• A 2.5 axis is one where the cutting occurs in planes that are parallel to the main plane. However this does not mean they’re at the same depth or height. In these situations the cutter moves in the Z plane but not at the same time as the movements in the X and Y planes. The only exception to this is a cutter moves in Z and makes circles in X and Y.

It is also possible for two axes to interpolate at the same time, but not three of them. With these cutters it’s possible to create 3D objects either by slicing the YZ or XZ planes.

  • A 3 axis system is required for cutters that need the X, Y and Z axes to be controlled at the same time, and this is often the case with free form surfaces. A 4 axis meanwhile, comes with the standard 3 axes and one rotary axis. A 4 axis can be 4th axis position or interpolation.
  • A 5 axis system includes the three axes and a couple of rotary axes. Like the four axis machine, 5 axis systems come in different forms and configurations.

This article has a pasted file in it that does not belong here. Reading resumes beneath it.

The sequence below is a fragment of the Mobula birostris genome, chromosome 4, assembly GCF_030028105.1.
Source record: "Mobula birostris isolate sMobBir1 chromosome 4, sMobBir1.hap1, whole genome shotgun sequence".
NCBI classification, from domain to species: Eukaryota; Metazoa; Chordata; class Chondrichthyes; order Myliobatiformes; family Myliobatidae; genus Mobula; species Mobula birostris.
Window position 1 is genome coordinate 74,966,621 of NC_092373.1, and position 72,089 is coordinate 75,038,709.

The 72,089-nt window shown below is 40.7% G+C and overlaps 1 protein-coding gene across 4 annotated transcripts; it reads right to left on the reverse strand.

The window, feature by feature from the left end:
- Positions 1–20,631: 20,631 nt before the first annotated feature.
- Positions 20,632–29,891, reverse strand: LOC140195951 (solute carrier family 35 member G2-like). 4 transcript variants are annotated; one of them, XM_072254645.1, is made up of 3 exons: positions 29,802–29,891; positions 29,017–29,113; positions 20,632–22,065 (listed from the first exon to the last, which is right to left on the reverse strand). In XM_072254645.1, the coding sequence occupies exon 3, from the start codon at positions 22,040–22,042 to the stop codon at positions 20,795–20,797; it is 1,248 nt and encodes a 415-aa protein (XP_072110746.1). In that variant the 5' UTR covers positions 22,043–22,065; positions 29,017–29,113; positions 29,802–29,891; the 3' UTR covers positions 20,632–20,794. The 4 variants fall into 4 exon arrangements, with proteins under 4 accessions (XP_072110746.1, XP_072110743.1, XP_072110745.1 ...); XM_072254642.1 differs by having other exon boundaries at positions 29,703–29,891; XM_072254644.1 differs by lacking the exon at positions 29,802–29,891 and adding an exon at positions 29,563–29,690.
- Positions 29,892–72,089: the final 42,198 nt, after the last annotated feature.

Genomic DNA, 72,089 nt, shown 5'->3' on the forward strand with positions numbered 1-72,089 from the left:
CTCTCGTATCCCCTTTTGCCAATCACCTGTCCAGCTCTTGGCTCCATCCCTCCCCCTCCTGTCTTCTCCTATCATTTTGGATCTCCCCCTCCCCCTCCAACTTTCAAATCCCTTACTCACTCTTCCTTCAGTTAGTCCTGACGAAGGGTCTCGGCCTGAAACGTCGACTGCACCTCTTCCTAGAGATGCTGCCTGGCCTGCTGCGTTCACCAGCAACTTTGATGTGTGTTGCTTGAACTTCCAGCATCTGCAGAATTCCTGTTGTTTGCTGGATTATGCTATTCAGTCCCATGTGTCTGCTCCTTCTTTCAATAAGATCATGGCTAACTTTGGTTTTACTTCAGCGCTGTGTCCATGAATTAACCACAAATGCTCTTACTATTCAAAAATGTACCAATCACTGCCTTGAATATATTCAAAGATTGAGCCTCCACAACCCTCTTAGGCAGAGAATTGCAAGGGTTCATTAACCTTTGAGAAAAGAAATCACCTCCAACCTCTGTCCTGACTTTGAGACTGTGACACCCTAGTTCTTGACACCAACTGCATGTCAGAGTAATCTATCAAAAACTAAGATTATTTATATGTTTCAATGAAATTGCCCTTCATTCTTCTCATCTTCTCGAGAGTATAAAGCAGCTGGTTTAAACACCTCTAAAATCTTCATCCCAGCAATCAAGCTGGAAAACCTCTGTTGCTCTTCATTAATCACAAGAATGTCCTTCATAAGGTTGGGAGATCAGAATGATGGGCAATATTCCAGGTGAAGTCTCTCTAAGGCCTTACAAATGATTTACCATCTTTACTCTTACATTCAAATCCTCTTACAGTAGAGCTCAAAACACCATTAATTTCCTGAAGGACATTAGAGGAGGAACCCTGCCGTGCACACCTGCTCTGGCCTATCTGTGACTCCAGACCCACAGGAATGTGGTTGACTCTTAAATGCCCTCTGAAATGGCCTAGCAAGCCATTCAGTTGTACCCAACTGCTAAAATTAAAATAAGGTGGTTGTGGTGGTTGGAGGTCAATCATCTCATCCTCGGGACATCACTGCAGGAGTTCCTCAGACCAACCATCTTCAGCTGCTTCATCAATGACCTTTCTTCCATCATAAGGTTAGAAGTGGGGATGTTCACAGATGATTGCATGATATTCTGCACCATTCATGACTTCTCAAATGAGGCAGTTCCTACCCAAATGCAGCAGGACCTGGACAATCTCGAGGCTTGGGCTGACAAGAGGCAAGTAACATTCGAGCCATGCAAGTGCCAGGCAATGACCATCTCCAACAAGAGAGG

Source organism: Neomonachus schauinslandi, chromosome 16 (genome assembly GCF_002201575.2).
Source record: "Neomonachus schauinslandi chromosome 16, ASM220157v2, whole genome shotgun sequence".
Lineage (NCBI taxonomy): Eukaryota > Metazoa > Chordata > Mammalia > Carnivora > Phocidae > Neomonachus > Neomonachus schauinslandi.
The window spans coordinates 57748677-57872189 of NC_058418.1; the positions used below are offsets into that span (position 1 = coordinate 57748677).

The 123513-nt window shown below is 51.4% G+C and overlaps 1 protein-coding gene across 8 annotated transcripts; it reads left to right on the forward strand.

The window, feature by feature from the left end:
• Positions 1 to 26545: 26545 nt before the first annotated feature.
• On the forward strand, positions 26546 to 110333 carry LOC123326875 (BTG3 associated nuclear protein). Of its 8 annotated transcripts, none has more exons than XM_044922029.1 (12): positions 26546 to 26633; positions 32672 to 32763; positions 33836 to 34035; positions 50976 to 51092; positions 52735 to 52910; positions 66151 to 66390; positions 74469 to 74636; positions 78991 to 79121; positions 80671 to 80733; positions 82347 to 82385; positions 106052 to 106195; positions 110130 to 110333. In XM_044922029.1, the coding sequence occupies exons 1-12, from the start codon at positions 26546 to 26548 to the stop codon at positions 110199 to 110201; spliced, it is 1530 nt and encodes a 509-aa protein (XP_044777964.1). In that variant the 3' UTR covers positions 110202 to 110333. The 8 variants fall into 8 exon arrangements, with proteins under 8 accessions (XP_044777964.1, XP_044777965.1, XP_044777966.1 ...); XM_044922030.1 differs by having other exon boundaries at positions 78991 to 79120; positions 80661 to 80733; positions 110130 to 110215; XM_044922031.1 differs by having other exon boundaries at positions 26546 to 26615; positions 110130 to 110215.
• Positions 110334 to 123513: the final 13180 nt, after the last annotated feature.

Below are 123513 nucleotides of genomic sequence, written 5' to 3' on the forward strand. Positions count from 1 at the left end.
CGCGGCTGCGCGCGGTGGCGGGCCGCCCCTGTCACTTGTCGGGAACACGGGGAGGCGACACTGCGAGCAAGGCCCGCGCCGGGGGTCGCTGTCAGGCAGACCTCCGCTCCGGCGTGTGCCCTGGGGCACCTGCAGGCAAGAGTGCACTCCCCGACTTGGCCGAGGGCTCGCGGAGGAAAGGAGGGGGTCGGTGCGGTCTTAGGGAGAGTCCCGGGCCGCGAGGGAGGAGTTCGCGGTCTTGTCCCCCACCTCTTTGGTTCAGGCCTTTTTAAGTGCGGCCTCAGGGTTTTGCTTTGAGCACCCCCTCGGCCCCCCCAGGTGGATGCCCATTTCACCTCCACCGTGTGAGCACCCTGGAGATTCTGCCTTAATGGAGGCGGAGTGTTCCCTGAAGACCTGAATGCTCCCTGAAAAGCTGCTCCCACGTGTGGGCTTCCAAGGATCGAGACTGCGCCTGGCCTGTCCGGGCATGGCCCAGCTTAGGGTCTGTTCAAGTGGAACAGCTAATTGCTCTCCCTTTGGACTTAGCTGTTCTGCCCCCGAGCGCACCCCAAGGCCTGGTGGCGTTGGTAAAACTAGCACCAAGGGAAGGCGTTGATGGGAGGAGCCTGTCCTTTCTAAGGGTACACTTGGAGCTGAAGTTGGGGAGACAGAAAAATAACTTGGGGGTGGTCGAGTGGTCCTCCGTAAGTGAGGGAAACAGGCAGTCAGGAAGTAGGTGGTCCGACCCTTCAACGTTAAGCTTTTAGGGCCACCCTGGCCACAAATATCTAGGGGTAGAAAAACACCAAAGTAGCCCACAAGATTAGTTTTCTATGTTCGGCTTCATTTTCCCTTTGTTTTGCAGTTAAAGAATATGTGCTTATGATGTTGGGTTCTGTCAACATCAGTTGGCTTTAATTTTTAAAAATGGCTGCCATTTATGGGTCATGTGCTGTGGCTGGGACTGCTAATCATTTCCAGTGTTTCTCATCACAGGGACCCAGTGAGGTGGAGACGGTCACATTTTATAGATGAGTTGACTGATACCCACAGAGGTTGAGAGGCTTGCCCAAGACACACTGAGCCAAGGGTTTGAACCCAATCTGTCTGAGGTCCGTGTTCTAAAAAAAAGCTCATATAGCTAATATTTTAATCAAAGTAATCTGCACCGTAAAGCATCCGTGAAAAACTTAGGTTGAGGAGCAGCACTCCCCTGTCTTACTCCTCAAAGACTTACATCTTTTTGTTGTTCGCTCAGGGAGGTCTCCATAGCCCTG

CNC Data Interpretation

CNC controls can only read lines and arcs, and other forms that have to be used must be turned into something they understand. 3D surfaces and NURBS are among those that need conversion, and with desktop CNCs you may have to convert circular arcs as well.

Splines can be separated into various arcs, line segments or a combination of the two. The more line segments converted, the finer the approximation and the less faceted, and the opposite is true with fewer segments.

Desktop CNC

Desktop CNC machines fall under the same definition, except they are smaller and designed for hobbyists and model creation. Desktop CNC systems are lighter and cheaper, and they’re not as accurate as their industrial counterparts, but these are good enough for machining wax, foam and plastic.

Desktop CNC machines operate in different ways. The simplest CNC works like a printer, while other machines have proprietary CAM software and their own command system. There are also CNC machines – desktop or otherwise – which work with G codes, while the more sophisticated ones have specialized controllers.